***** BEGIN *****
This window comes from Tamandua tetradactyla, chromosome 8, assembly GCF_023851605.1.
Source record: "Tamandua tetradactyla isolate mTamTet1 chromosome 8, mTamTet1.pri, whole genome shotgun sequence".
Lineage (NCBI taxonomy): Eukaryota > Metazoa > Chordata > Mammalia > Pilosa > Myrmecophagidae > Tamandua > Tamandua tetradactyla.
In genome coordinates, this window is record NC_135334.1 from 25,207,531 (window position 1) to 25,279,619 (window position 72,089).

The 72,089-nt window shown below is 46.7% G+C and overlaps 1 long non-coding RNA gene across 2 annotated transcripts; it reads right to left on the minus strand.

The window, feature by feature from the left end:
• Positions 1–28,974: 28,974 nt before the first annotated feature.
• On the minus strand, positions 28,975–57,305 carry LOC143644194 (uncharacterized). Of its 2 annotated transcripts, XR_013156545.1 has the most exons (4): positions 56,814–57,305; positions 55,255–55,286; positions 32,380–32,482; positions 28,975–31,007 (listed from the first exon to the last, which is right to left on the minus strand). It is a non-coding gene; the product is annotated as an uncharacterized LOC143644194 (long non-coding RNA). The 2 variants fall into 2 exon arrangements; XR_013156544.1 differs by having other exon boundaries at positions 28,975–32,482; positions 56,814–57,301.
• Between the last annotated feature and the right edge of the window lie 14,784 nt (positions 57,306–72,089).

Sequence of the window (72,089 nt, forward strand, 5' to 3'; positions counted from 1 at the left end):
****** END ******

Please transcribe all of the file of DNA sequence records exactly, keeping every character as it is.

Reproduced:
This window comes from Tamandua tetradactyla, chromosome 8, assembly GCF_023851605.1.
Source record: "Tamandua tetradactyla isolate mTamTet1 chromosome 8, mTamTet1.pri, whole genome shotgun sequence".
Lineage (NCBI taxonomy): Eukaryota > Metazoa > Chordata > Mammalia > Pilosa > Myrmecophagidae > Tamandua > Tamandua tetradactyla.
In genome coordinates, this window is record NC_135334.1 from 25,207,531 (window position 1) to 25,279,619 (window position 72,089).

The 72,089-nt window shown below is 46.7% G+C and overlaps 1 long non-coding RNA gene across 2 annotated transcripts; it reads right to left on the minus strand.

The window, feature by feature from the left end:
• Positions 1–28,974: 28,974 nt before the first annotated feature.
• On the minus strand, positions 28,975–57,305 carry LOC143644194 (uncharacterized). Of its 2 annotated transcripts, XR_013156545.1 has the most exons (4): positions 56,814–57,305; positions 55,255–55,286; positions 32,380–32,482; positions 28,975–31,007 (listed from the first exon to the last, which is right to left on the minus strand). It is a non-coding gene; the product is annotated as an uncharacterized LOC143644194 (long non-coding RNA). The 2 variants fall into 2 exon arrangements; XR_013156544.1 differs by having other exon boundaries at positions 28,975–32,482; positions 56,814–57,301.
• Between the last annotated feature and the right edge of the window lie 14,784 nt (positions 57,306–72,089).

Sequence of the window (72,089 nt, forward strand, 5' to 3'; positions counted from 1 at the left end):